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Social Media and Healthy Relations

Originally posted by United Benefit Advisors (UBA)

Unless you’ve been living in a cave, you know that social media (e.g., Facebook, Twitter, LinkedIn, Pinterest, etc.) is commonplace in today’s workplace culture. These so-called “wired employees” use cutting-edge technology as tools to help them do more while staying connected to their friends, family, and coworkers.

A great way for employers to leverage that connectivity with social media is to encourage these wired employees to better manage their health and well-being through healthy activities and harmonious integration of what they’re already doing with social media on a daily basis. Virtual trainers and mobile apps that track diet and exercise are a great way to not only get started, but maintain a healthy lifestyle.

In an article in Employee Benefit News, according to the National Institutes of Health, users who have a weight-loss coach are 214% more likely to lose weight than those without. However, when you consider the cost of a personal trainer, this is often out of reach for the employee and is not financially reasonable for the employer to fund for its workforce.

Rather than using a traditional trainer, an alternative someone could use would be a website specifically geared toward diet, exercise, and health coaching. Another solution would be to use a mobile app that tracks progress and integrates that with the user’s social media of choice. For example, if a person just ran five miles, then that would be posted to their Facebook account. Their friends would see this and send congratulations and encouragement to run farther. It may even motivate their social media contacts to take up running themselves or to join their friend and exercise together toward a common goal.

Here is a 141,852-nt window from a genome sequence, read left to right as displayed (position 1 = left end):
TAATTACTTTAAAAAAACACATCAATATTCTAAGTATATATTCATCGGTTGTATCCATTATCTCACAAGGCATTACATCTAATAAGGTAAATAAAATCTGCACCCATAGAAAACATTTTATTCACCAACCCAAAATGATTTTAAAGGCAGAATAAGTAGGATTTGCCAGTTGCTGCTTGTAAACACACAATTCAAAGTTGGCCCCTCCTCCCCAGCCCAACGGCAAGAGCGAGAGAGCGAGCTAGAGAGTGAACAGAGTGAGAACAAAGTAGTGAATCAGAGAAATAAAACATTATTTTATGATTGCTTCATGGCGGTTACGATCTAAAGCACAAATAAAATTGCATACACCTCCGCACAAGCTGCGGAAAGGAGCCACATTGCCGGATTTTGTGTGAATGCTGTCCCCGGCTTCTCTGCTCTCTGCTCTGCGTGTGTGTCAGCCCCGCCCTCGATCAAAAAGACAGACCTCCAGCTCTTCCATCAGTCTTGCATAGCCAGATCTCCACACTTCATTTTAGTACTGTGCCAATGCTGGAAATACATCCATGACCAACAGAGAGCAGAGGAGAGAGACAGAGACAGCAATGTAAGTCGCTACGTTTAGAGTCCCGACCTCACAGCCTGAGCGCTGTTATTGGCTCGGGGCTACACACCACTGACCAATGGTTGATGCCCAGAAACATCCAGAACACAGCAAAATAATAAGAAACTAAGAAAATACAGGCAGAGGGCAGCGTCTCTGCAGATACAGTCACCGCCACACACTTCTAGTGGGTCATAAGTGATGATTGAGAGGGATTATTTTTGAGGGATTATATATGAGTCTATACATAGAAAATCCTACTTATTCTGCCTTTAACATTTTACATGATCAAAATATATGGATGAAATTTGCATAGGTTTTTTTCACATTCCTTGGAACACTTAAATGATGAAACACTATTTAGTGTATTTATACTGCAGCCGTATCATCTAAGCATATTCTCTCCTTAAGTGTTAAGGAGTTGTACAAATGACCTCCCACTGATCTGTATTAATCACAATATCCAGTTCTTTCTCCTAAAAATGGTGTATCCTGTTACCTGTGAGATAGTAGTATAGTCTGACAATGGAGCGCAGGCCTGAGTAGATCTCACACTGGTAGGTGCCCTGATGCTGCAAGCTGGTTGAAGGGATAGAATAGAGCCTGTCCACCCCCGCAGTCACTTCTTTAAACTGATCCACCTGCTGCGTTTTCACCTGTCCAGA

Often, it’s this tiny nudge that enables people to change their life for the better. While some people may feel they’re healthy enough, or they don’t want to change, there are others who wish they could change their lives, but don’t know where to start. For these people, the social media interaction is perfect and employers can provide examples of websites, apps, and other online tools to get them started on the path to living healthier.

It’s this social support aspect that is so enticing and effective. The outdated axiom of joining business colleagues at a bar after work is being replaced with joining them at the gym or nearby running/biking trail. A person’s social media contacts further provide support by sharing links to healthy recipes, tips on ways to get the most out of exercising, challenging them to participate in a local competition, or posting the schedule of the latest yoga class. This type of interaction keeps people focused on their goal(s) and makes their new healthy lifestyle a two-way street as they can do the same for their friends and colleagues who are just getting started.

Best of all is that it doesn’t appear as though the employee is being pushed by their employer to live a healthier lifestyle. Once the nudge is provided via social media tools, the employee’s own contacts take over the interaction and the employee becomes proactive in his or her approach to improving their own health. This way, everything is friendly, fun, not overly medical, and overall achievable and sustainable.